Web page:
Billy Budd, Barbican, London

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The Independent Culture

It is a measure of Britten's innate theatricality that we might have been in an opera house and not Barbican Hall watching a motley crew of men standing to attention behind a row of music stands. The officers, it soon dawned, were in white tie and tails, the lower-ranked seamen were more casual.

The voice of Ian Bostridge was heard first over hazy strings oscillating between B-flat major and B minor. That harmonic ambiguity goes to the heart of the Prologue to Billy Budd, where Captain Vere looks back to the events of 1797 when he commanded HMS Indomitable. The vocal line is suffused with deep, abiding regret and immediately we are gripped by the elusiveness of his words. We want to know why. We want to go back in time. And we do.

Britten had the sea licked. He lived in close proximity to it; he heard its music. If you closed your eyes in this concert performance you were not on solid ground. Daniel Harding kept the internal rhythms astonishingly vital, while the orchestra scorned any difficulties, with trumpet playing, in particular, of dizzying brilliance. Most of all, it was Britten's nose for atmosphere that came through so grippingly. Is there a more thrilling moment in 20th-century opera than the crescendo of sailors' voices in the shanty "Blow her to Hilo"?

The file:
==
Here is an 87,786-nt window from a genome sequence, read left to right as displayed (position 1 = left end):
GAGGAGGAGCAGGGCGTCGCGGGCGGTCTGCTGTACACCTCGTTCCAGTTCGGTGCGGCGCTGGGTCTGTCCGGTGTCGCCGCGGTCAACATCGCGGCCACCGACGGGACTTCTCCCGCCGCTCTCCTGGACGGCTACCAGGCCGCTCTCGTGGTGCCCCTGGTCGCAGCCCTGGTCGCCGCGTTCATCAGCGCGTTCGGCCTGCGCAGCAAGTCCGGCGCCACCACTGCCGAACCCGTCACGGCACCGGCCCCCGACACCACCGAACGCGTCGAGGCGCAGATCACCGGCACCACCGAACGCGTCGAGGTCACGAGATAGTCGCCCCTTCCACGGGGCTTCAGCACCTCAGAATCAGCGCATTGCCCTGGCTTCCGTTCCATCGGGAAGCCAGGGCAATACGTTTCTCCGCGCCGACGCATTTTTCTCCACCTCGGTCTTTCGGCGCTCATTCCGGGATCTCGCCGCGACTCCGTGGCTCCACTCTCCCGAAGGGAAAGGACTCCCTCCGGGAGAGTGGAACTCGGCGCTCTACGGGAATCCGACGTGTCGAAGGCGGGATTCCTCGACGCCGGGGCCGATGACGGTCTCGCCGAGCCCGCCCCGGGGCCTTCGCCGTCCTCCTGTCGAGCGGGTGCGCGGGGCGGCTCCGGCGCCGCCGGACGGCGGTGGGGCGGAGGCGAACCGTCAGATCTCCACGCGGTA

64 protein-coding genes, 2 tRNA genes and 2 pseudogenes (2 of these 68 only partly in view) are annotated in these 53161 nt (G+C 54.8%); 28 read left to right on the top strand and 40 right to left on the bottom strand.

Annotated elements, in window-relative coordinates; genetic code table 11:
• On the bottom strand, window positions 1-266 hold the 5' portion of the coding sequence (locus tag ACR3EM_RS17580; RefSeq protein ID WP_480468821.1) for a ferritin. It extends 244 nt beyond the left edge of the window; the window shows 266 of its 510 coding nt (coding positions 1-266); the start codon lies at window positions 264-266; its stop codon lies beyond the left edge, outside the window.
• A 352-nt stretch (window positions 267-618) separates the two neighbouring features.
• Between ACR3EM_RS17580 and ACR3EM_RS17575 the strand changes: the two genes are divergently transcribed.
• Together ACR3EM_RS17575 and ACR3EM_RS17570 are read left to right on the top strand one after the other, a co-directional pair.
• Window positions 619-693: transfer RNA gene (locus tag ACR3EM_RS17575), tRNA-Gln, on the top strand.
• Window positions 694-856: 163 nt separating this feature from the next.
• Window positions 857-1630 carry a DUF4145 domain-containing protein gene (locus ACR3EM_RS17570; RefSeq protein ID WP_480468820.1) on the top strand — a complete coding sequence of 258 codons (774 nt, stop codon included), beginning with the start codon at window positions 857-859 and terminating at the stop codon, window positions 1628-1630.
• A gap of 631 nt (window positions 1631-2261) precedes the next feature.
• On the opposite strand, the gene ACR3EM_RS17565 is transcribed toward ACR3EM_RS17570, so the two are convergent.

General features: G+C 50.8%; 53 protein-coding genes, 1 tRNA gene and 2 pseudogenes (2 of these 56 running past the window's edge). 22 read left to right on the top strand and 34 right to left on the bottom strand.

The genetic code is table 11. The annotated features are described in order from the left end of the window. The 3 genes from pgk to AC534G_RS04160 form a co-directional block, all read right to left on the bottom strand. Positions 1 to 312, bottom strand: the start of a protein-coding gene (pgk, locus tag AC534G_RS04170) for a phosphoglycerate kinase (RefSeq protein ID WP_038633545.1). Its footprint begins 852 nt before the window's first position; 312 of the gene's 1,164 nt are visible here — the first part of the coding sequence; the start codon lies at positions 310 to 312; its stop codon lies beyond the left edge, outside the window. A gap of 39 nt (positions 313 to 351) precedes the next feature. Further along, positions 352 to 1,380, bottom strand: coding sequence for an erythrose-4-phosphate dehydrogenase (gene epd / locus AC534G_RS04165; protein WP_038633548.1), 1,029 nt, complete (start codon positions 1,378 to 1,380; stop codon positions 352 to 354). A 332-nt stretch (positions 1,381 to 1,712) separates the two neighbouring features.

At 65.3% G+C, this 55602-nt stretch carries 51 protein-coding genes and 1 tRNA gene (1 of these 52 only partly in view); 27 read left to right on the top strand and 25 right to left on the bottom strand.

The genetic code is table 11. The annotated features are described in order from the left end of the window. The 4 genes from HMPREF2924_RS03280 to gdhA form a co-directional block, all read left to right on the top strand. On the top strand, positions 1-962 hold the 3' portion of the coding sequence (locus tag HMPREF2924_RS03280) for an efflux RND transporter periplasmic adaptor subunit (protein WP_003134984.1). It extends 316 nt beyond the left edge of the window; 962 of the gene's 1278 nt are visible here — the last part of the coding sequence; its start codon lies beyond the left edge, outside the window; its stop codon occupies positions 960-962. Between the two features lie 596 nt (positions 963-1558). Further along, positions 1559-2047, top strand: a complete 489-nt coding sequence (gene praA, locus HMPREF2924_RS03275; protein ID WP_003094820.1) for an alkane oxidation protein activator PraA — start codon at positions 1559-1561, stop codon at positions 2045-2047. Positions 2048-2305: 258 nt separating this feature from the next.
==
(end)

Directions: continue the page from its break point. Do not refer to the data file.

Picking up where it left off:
The good news is that EMI/Virgin were recording the performance. Good news, certainly, for Nathan Gunn, who looked the part as Billy but whose small voice somewhat compromised his physical charisma. Otherwise, Britten's ensemble of male voices made its mark. Neal Davies was an outstanding Mr Redburn; Andrew Kennedy's plangent tenor certainly made a fist of the Novice.

As Claggart, Gidon Saks deployed the curling lips, flared nostrils and fathomless bottom notes, chillingly turning his great "beauty" solo from aria to psychopathic rant in the blink of an eye. When Bostridge's Vere describes him as having "a hundred eyes" he does so with the audible revulsion of one who knows a monster when he sees one.

Bostridge's quality all derives from his immersion in the text. No one has made it clearer that Vere's salvation could only be achieved through Billy's death, that his failure to speak out on Billy's behalf betrayed a much deeper fear that admiration and love can prove too close for comfort when the love dare not speak its name. A masterpiece.

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